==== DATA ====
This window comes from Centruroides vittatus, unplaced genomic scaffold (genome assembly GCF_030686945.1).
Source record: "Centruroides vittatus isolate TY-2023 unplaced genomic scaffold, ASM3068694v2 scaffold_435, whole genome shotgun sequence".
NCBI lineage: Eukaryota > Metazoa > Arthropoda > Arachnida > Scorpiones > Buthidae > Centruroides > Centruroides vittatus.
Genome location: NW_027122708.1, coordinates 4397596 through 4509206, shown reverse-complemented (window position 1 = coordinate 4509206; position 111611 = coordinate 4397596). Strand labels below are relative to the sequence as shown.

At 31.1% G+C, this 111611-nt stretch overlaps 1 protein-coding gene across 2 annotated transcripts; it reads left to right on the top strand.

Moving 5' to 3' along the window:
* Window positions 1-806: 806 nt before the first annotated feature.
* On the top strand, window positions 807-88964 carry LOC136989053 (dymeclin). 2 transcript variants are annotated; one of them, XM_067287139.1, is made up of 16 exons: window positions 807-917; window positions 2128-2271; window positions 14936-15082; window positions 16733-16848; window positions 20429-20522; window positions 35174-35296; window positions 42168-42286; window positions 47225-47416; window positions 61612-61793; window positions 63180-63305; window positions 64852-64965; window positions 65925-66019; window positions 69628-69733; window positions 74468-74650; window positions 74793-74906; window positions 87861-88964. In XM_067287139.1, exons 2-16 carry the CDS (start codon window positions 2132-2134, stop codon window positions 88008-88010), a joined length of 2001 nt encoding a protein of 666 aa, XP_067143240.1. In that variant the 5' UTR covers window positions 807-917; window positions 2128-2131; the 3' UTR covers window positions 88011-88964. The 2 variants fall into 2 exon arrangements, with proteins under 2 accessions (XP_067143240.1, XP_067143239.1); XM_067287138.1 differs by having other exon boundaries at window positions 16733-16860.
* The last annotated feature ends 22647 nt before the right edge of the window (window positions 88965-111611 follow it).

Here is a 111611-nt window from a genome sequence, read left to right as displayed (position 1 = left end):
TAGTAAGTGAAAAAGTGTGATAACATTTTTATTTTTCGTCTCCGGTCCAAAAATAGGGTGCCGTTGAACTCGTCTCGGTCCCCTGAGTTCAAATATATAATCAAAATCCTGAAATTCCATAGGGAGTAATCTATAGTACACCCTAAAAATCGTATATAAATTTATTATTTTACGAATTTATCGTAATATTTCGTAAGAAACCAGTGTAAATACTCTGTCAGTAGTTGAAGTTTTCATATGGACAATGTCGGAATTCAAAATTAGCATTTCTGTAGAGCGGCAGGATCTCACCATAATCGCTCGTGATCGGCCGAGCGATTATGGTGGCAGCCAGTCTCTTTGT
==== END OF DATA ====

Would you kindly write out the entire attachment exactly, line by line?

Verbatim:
This window comes from Centruroides vittatus, unplaced genomic scaffold (genome assembly GCF_030686945.1).
Source record: "Centruroides vittatus isolate TY-2023 unplaced genomic scaffold, ASM3068694v2 scaffold_435, whole genome shotgun sequence".
NCBI lineage: Eukaryota > Metazoa > Arthropoda > Arachnida > Scorpiones > Buthidae > Centruroides > Centruroides vittatus.
Genome location: NW_027122708.1, coordinates 4397596 through 4509206, shown reverse-complemented (window position 1 = coordinate 4509206; position 111611 = coordinate 4397596). Strand labels below are relative to the sequence as shown.

At 31.1% G+C, this 111611-nt stretch overlaps 1 protein-coding gene across 2 annotated transcripts; it reads left to right on the top strand.

Moving 5' to 3' along the window:
* Window positions 1-806: 806 nt before the first annotated feature.
* On the top strand, window positions 807-88964 carry LOC136989053 (dymeclin). 2 transcript variants are annotated; one of them, XM_067287139.1, is made up of 16 exons: window positions 807-917; window positions 2128-2271; window positions 14936-15082; window positions 16733-16848; window positions 20429-20522; window positions 35174-35296; window positions 42168-42286; window positions 47225-47416; window positions 61612-61793; window positions 63180-63305; window positions 64852-64965; window positions 65925-66019; window positions 69628-69733; window positions 74468-74650; window positions 74793-74906; window positions 87861-88964. In XM_067287139.1, exons 2-16 carry the CDS (start codon window positions 2132-2134, stop codon window positions 88008-88010), a joined length of 2001 nt encoding a protein of 666 aa, XP_067143240.1. In that variant the 5' UTR covers window positions 807-917; window positions 2128-2131; the 3' UTR covers window positions 88011-88964. The 2 variants fall into 2 exon arrangements, with proteins under 2 accessions (XP_067143240.1, XP_067143239.1); XM_067287138.1 differs by having other exon boundaries at window positions 16733-16860.
* The last annotated feature ends 22647 nt before the right edge of the window (window positions 88965-111611 follow it).

Here is a 111611-nt window from a genome sequence, read left to right as displayed (position 1 = left end):
TAGTAAGTGAAAAAGTGTGATAACATTTTTATTTTTCGTCTCCGGTCCAAAAATAGGGTGCCGTTGAACTCGTCTCGGTCCCCTGAGTTCAAATATATAATCAAAATCCTGAAATTCCATAGGGAGTAATCTATAGTACACCCTAAAAATCGTATATAAATTTATTATTTTACGAATTTATCGTAATATTTCGTAAGAAACCAGTGTAAATACTCTGTCAGTAGTTGAAGTTTTCATATGGACAATGTCGGAATTCAAAATTAGCATTTCTGTAGAGCGGCAGGATCTCACCATAATCGCTCGTGATCGGCCGAGCGATTATGGTGGCAGCCAGTCTCTTTGT